Sophie was two years old until May 18, 2017.
When she got ill, her parents Shelby and Jonathan thought their two-year-old daughter had allergies.
She had trouble breathing and her doctor suspected she had asthma. But it soon became clear that things were much worse than they thought.
Sophie was supposed to undergo an allergic test a few days later. But she never did the test.
She stopped breathing one night.
It was the worst nightmare of any parent. Shelby and Jonathan called an ambulance. Minutes later they were on their way to the hospital.
It was only there when the doctors confirmed that Sophie suffered from something far worse than allergies or asthma.
The doctors discovered a tumor slightly larger than a tennis ball in Sophie’s little chest. She developed cancer of T cell lymphoma. The little girl suddenly was in battle for her life.
Unfortunately, aggressive chemotherapy didn’t stop the cancer from spreading. The treatments affected Sophie’s ability to walk, talk, use her hands and eat.
When little Sophie struggled for her life, her parents spent countless hours with their daughter in the hospital.
Sophie’s mother Shelby didn’t leave her daughter’s bed. Shelby’s only concern was Sophie and how she was being treated.
Her weak body needed a bone marrow transplant.
In this difficult and chaotic situation, the mother noticed a nurse who tried not to be noticed, but Shelby watched her.
After taking a picture of the nurse with her back to her, Shelby published the photo on a Facebook page that the parents set up to document Sophie’s struggle against the disease.
“I see you”, Shelby wrote, revealing that she had seen everything the nurse was doing for her daughter.
Mother Shelby wrote:
“I see you. I sit on this couch all day long and, I see you. You try so hard to be unnoticed by me and my child”.
“I see your face drop a little when she sees you and cries. You try so many ways to ease her fears and win her over. I see you hesitate to stick her or pull bandaids off. You say ‘No owies’ and ‘I’m sorry’ more times in one day than most people say ‘thank you'”.
“I see all of those rubber bracelets on your arms and wrapped around your stethoscope, each one for a child that you’ve cared for and loved”.
“I see you stroke her little bald head and tuck her covers around her tightly. I see you holding the crying mom that got bad news. I see you trying to chart on the computer while holding the baby whose mom can’t – or won’t be at the hospital with her”.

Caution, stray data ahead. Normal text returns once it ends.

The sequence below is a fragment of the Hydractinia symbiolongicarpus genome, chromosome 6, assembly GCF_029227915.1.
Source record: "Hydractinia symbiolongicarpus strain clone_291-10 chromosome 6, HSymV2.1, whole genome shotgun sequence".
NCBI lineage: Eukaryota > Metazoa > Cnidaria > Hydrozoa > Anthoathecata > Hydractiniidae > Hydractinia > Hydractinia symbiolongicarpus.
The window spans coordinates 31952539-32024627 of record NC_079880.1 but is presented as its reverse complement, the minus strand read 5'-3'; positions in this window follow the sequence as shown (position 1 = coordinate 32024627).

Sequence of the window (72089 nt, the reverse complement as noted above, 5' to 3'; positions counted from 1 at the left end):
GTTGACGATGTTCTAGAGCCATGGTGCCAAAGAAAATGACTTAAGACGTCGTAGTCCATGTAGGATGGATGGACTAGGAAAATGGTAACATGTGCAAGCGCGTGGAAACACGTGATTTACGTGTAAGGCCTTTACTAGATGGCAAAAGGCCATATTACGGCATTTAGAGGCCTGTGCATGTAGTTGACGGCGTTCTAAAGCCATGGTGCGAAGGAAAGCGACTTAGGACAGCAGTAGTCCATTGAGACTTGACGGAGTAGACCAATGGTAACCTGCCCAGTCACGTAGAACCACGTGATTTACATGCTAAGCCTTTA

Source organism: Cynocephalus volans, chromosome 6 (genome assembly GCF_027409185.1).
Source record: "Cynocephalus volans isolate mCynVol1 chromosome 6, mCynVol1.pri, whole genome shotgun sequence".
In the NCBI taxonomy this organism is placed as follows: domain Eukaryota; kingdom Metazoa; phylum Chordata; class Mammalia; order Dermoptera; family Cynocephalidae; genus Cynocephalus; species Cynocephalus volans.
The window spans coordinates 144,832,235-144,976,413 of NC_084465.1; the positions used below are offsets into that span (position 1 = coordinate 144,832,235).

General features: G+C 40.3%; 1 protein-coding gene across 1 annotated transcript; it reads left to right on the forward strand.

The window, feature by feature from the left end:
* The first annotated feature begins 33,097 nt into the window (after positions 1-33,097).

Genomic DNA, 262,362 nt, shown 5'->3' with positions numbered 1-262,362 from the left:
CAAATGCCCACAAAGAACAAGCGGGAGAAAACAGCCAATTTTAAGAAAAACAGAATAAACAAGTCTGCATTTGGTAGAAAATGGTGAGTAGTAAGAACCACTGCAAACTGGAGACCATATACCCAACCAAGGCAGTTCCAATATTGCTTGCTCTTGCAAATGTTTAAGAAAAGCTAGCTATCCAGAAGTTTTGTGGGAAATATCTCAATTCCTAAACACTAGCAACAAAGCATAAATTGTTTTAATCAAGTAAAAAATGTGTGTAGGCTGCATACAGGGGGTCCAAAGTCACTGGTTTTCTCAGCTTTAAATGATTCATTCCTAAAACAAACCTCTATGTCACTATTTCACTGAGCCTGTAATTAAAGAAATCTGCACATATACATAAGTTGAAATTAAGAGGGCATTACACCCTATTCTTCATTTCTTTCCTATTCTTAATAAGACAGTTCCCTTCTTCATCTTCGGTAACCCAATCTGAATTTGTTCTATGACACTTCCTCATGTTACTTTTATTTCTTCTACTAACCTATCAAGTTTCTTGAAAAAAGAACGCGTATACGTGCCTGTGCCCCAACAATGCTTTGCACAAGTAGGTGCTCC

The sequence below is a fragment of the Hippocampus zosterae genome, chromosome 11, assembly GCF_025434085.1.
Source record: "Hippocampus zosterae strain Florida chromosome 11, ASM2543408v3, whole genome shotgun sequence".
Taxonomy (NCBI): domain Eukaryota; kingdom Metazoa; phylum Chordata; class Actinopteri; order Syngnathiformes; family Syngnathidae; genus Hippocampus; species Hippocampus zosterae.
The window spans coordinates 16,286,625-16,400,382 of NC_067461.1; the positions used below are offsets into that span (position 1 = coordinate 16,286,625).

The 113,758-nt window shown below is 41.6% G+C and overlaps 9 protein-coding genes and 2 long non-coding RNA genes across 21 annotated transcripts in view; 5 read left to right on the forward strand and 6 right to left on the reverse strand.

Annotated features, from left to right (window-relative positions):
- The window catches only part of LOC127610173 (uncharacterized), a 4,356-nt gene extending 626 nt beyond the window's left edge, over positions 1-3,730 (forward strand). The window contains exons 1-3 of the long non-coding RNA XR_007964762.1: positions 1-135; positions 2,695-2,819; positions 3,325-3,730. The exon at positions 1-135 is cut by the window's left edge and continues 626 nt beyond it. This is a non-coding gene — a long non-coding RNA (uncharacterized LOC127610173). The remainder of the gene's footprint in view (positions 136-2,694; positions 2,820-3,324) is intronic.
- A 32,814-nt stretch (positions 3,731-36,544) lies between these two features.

“You put aside what’s happening in your life for 12 hours straight to care for very sick and something’s dying children. You go into each room with a smile no matter what’s happening in there. You see Sophie’s name on the schedule and come to check on us even when she isn’t your patient”.
“You call the doctor, blood bank, and pharmacy as many times as necessary to get my child what she needs in a timely manner. You check on me as often as you check on her. You sit and listen to me ramble for 10 minutes even though your phone is buzzing and your to do list is a mile long.”
“I see you. We all see you. No amount of snack baskets or cards can fully express how appreciated you are. You are Jesus to us every single day. Our children wouldn’t get what they need without you. Moms like me wouldn’t feel sane or heard without you. You save our babies and we couldn’t do this without you”.
Shelby’s moving message touched not only the nurses for whom she wrote the post, but also other parents who had similar experiences and saw sisters as the backbone of the children’s department.
The work of these sisters is hard to imagine, and they live in the worst times of their lives, over and over, every day anew.
Unfortunately, Sophie did not grow up and say “thank you” to all the nurses who fought for her life.
Her small body could not cope with the treatments and the aggressive cancer.
On December 22, 2017, the cancer returned strongly, and the family decided to stop the treatments.
The parents Shelby and Jonathan were given 13 days of cuddling, reading, singing, watching movies, and love until Sophie died in their arms on January 4, 2018.
“My goal during this process was to be transparent and honest and to shed light on what really happens during the war on cancer.. I wanted to show the bad days as they are, but I could also show the wonderful work that God did in this process. I wish to continue doing this as we continue our life without her”, Shelby said.
Cancer is really the worst thing we can think of. Especially when it harms children.
Sophie’s story is a reminder to all of us to live every day as if he were the last. To love as if there was no tomorrow.
Her story also shows how wonderful the nurses and other staff in the hospital, and how they deserve to be recognized.
They help, play, tell stories, give advice and consolation, touch countless lives, and care not only for their little patients, but also for their family.
They enter a battle that most of us try to avoid. And they do this day after day to one family after another.
Share the words of mother Shelby on the nurses in the hospital so that more people can read about the amazing work they do.